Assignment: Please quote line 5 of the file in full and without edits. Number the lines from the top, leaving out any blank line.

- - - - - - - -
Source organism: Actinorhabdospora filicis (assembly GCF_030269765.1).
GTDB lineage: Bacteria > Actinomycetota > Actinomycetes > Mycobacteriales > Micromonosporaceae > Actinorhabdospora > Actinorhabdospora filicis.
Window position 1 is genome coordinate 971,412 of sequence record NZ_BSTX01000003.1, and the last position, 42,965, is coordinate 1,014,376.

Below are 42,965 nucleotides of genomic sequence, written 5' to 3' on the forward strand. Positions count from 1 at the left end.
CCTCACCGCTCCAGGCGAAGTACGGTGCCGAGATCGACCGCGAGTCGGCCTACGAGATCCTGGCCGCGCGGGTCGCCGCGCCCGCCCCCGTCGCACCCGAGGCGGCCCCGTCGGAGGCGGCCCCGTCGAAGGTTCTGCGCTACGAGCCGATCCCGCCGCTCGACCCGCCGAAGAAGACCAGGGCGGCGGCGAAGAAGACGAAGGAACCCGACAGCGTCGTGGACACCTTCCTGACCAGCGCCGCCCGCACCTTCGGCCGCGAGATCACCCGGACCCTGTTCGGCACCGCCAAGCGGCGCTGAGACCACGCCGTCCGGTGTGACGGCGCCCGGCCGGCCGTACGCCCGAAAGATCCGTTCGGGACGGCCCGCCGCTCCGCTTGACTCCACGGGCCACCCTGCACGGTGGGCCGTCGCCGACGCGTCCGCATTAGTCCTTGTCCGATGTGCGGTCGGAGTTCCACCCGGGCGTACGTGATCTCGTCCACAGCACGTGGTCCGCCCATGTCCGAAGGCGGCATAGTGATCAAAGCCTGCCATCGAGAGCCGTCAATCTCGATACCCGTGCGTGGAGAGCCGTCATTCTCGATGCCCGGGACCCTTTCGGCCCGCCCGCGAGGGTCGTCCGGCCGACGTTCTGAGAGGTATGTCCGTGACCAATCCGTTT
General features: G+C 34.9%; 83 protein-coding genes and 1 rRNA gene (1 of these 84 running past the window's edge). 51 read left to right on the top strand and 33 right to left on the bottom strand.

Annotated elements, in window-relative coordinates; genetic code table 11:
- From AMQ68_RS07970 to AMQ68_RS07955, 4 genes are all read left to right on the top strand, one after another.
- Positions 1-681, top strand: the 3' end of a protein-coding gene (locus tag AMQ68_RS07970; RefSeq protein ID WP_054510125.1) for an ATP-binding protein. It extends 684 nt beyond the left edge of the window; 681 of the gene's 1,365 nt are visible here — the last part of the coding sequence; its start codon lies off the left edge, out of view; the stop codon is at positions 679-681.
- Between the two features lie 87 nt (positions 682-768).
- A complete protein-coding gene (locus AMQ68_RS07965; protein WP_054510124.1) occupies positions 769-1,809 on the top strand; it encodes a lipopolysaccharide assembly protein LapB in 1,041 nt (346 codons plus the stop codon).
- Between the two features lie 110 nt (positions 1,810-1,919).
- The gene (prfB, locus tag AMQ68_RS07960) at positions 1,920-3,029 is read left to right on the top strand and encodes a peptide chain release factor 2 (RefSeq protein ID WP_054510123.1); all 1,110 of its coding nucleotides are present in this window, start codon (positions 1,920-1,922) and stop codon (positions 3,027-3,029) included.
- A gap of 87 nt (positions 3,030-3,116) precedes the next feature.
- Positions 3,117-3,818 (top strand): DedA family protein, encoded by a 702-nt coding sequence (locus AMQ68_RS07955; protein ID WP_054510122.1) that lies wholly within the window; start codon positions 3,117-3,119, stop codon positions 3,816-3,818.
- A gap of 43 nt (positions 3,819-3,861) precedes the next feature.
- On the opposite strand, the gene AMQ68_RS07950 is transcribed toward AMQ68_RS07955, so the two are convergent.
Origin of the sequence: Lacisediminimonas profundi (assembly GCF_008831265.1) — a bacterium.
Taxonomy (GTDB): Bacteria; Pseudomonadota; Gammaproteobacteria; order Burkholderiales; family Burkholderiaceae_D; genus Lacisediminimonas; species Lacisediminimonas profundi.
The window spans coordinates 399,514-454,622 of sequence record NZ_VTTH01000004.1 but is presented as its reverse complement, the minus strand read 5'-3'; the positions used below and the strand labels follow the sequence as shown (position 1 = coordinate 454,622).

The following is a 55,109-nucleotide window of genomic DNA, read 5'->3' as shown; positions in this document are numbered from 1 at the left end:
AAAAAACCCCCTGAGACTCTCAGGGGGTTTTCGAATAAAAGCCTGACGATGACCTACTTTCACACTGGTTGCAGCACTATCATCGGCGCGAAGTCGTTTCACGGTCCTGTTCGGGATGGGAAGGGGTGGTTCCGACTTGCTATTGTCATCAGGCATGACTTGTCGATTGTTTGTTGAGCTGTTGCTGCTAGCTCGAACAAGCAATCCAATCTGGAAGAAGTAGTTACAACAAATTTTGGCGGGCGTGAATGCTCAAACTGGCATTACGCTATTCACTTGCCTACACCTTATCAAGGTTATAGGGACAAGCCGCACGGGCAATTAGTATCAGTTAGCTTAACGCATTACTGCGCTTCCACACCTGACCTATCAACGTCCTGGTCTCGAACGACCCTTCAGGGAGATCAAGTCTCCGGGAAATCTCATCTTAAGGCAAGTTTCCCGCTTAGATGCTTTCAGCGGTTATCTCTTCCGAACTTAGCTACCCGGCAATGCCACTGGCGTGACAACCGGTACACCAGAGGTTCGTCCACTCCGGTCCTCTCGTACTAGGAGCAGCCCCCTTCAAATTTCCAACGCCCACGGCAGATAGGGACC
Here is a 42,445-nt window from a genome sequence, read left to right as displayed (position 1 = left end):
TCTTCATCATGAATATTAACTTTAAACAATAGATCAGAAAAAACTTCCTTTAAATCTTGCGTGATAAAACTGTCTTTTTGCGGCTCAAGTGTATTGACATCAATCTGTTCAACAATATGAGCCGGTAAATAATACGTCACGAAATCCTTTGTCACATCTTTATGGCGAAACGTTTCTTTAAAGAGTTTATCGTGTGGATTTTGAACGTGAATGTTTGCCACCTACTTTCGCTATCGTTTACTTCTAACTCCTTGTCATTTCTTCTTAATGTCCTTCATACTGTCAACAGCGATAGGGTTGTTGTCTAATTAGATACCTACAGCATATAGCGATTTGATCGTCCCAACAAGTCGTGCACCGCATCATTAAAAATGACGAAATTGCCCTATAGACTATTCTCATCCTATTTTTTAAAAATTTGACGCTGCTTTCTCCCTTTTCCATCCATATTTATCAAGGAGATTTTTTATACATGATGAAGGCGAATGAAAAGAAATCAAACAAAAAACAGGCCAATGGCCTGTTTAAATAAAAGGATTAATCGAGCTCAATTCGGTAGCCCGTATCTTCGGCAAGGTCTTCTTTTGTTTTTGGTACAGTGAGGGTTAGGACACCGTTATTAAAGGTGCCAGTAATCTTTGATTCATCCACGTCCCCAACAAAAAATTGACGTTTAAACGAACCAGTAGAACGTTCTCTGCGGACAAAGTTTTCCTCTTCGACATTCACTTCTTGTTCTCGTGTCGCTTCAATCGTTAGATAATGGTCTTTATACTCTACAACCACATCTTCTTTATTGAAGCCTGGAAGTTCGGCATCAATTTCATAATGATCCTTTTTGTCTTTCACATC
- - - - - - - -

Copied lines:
CCTCACCGCTCCAGGCGAAGTACGGTGCCGAGATCGACCGCGAGTCGGCCTACGAGATCCTGGCCGCGCGGGTCGCCGCGCCCGCCCCCGTCGCACCCGAGGCGGCCCCGTCGGAGGCGGCCCCGTCGAAGGTTCTGCGCTACGAGCCGATCCCGCCGCTCGACCCGCCGAAGAAGACCAGGGCGGCGGCGAAGAAGACGAAGGAACCCGACAGCGTCGTGGACACCTTCCTGACCAGCGCCGCCCGCACCTTCGGCCGCGAGATCACCCGGACCCTGTTCGGCACCGCCAAGCGGCGCTGAGACCACGCCGTCCGGTGTGACGGCGCCCGGCCGGCCGTACGCCCGAAAGATCCGTTCGGGACGGCCCGCCGCTCCGCTTGACTCCACGGGCCACCCTGCACGGTGGGCCGTCGCCGACGCGTCCGCATTAGTCCTTGTCCGATGTGCGGTCGGAGTTCCACCCGGGCGTACGTGATCTCGTCCACAGCACGTGGTCCGCCCATGTCCGAAGGCGGCATAGTGATCAAAGCCTGCCATCGAGAGCCGTCAATCTCGATACCCGTGCGTGGAGAGCCGTCATTCTCGATGCCCGGGACCCTTTCGGCCCGCCCGCGAGGGTCGTCCGGCCGACGTTCTGAGAGGTATGTCCGTGACCAATCCGTTT